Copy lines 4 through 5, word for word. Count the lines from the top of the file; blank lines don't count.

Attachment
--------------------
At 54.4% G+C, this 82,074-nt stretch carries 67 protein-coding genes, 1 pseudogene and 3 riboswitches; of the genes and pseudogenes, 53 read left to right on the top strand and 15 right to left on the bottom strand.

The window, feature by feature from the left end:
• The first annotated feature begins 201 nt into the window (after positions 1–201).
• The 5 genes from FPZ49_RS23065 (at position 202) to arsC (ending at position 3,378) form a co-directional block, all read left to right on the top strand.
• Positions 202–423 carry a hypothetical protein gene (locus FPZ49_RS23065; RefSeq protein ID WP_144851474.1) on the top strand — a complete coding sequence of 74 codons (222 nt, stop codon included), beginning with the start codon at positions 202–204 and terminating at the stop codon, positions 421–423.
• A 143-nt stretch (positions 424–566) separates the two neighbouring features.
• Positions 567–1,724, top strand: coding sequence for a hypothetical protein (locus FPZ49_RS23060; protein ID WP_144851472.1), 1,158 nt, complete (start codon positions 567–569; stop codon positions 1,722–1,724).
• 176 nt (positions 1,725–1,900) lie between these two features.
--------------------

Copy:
• The 5 genes from FPZ49_RS23065 (at position 202) to arsC (ending at position 3,378) form a co-directional block, all read left to right on the top strand.
• Positions 202–423 carry a hypothetical protein gene (locus FPZ49_RS23065; RefSeq protein ID WP_144851474.1) on the top strand — a complete coding sequence of 74 codons (222 nt, stop codon included), beginning with the start codon at positions 202–204 and terminating at the stop codon, positions 421–423.